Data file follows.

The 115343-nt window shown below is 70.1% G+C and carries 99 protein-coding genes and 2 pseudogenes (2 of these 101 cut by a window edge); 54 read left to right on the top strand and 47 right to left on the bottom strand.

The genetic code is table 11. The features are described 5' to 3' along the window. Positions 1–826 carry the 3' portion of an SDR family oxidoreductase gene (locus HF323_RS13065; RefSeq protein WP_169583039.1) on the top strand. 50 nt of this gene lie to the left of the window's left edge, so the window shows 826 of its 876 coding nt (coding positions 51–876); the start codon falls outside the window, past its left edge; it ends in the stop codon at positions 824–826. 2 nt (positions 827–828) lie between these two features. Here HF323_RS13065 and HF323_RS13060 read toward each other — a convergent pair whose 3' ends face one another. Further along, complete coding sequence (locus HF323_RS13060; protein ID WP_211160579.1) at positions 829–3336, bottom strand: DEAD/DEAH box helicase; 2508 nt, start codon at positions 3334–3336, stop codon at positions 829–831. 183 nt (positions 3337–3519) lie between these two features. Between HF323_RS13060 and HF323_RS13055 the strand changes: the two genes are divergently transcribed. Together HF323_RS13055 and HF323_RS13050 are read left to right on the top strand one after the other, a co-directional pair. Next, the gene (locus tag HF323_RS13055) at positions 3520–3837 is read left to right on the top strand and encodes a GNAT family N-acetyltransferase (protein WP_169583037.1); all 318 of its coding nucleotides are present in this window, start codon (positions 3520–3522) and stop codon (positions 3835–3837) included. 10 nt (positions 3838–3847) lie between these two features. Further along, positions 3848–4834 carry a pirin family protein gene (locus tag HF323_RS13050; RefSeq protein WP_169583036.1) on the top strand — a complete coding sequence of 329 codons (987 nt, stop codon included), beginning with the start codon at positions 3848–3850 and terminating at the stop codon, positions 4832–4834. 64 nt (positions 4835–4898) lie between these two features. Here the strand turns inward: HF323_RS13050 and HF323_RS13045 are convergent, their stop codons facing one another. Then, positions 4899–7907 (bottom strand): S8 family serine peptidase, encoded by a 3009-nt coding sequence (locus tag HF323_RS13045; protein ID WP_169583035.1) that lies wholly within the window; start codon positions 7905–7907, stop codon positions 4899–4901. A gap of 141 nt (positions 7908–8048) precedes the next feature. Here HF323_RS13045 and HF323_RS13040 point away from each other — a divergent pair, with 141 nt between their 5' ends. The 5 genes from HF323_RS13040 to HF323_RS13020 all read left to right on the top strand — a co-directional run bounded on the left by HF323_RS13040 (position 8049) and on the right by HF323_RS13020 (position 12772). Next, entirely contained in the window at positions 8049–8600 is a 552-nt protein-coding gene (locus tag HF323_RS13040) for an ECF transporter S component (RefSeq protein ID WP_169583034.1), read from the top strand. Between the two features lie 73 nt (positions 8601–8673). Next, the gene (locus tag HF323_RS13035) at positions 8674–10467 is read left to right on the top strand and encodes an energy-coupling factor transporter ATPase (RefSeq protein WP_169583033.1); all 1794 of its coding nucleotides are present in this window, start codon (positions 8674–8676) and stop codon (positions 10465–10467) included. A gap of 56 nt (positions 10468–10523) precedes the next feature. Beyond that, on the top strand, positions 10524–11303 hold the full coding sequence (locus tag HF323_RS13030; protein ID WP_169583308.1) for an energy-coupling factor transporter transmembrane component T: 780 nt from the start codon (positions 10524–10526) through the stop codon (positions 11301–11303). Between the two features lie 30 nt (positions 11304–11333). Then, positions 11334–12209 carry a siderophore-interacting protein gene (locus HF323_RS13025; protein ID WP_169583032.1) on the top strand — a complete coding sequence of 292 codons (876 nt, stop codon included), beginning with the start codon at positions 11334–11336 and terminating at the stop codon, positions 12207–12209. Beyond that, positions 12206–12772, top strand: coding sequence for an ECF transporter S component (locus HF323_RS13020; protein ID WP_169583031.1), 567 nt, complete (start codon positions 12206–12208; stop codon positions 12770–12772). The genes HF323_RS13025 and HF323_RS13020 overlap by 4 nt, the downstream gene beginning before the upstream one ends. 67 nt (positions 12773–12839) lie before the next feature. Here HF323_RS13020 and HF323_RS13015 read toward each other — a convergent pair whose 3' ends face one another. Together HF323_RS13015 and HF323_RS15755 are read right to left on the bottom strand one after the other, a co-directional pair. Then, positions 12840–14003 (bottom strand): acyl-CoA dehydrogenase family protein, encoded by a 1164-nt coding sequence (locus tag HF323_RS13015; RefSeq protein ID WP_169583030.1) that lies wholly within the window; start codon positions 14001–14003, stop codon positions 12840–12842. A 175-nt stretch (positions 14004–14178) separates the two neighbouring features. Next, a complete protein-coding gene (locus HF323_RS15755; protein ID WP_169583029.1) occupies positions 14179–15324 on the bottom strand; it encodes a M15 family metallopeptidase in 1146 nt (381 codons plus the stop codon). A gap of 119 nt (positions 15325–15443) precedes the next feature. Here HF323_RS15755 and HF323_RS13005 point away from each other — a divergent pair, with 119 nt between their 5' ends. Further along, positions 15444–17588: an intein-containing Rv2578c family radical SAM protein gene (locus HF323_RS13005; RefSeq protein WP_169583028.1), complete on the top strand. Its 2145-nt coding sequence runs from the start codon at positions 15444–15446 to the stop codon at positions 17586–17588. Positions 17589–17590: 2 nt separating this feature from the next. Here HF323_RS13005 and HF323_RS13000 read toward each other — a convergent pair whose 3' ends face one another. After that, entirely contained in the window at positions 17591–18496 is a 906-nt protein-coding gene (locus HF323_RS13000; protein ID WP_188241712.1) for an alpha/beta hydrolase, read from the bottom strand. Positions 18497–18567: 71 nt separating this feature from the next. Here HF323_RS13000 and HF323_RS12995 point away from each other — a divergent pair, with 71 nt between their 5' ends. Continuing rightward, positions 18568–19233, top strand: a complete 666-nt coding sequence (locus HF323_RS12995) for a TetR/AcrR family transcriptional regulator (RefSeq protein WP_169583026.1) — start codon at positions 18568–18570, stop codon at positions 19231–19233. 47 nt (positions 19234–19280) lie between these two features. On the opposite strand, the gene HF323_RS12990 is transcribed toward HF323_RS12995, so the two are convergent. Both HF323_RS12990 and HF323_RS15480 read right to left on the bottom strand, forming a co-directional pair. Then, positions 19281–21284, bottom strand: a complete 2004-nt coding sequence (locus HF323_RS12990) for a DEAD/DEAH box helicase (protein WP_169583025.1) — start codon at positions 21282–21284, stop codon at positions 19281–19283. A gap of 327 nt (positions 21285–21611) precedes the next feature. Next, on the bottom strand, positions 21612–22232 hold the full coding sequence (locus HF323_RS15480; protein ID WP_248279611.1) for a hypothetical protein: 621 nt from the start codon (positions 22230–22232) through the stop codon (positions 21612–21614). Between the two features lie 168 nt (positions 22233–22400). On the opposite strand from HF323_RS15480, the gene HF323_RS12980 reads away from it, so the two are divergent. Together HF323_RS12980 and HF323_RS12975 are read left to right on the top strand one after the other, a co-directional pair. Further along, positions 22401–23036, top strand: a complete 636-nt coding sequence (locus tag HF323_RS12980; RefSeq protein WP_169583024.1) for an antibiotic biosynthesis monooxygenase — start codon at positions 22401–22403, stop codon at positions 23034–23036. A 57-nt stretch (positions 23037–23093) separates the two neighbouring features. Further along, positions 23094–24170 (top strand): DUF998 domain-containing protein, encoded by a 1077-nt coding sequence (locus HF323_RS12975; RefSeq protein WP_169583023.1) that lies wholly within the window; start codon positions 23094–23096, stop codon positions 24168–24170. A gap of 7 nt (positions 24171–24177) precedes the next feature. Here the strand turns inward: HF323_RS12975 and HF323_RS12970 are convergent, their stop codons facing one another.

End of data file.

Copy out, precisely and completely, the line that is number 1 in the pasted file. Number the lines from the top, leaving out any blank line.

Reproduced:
The 115343-nt window shown below is 70.1% G+C and carries 99 protein-coding genes and 2 pseudogenes (2 of these 101 cut by a window edge); 54 read left to right on the top strand and 47 right to left on the bottom strand.